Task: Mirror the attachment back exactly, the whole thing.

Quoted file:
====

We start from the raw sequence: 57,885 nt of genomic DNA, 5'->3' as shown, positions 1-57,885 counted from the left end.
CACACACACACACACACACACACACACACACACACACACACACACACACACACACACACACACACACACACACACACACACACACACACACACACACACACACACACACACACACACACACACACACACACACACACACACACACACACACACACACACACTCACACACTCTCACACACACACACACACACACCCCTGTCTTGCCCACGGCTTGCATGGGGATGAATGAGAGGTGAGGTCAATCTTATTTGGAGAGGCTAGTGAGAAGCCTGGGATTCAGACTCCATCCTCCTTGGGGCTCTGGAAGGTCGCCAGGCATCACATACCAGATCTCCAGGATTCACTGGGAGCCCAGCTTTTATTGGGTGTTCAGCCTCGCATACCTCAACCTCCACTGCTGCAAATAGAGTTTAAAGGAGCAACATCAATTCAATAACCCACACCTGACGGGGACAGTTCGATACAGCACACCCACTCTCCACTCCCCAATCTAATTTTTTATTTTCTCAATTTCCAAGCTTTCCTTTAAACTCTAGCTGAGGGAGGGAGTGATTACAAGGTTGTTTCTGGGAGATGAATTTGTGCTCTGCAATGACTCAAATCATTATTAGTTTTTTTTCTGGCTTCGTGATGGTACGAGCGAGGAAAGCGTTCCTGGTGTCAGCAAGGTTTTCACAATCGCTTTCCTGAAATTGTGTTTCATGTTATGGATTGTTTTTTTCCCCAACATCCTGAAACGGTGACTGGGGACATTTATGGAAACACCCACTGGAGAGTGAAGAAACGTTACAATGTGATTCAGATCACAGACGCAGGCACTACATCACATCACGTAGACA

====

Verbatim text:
We start from the raw sequence: 57,885 nt of genomic DNA, 5'->3' as shown, positions 1-57,885 counted from the left end.
CACACACACACACACACACACACACACACACACACACACACACACACACACACACACACACACACACACACACACACACACACACACACACACACACACACACACACACACACACACACACACACACACACACACACACACACACACACACACACACACACTCACACACTCTCACACACACACACACACACACCCCTGTCTTGCCCACGGCTTGCATGGGGATGAATGAGAGGTGAGGTCAATCTTATTTGGAGAGGCTAGTGAGAAGCCTGGGATTCAGACTCCATCCTCCTTGGGGCTCTGGAAGGTCGCCAGGCATCACATACCAGATCTCCAGGATTCACTGGGAGCCCAGCTTTTATTGGGTGTTCAGCCTCGCATACCTCAACCTCCACTGCTGCAAATAGAGTTTAAAGGAGCAACATCAATTCAATAACCCACACCTGACGGGGACAGTTCGATACAGCACACCCACTCTCCACTCCCCAATCTAATTTTTTATTTTCTCAATTTCCAAGCTTTCCTTTAAACTCTAGCTGAGGGAGGGAGTGATTACAAGGTTGTTTCTGGGAGATGAATTTGTGCTCTGCAATGACTCAAATCATTATTAGTTTTTTTTCTGGCTTCGTGATGGTACGAGCGAGGAAAGCGTTCCTGGTGTCAGCAAGGTTTTCACAATCGCTTTCCTGAAATTGTGTTTCATGTTATGGATTGTTTTTTTCCCCAACATCCTGAAACGGTGACTGGGGACATTTATGGAAACACCCACTGGAGAGTGAAGAAACGTTACAATGTGATTCAGATCACAGACGCAGGCACTACATCACATCACGTAGACA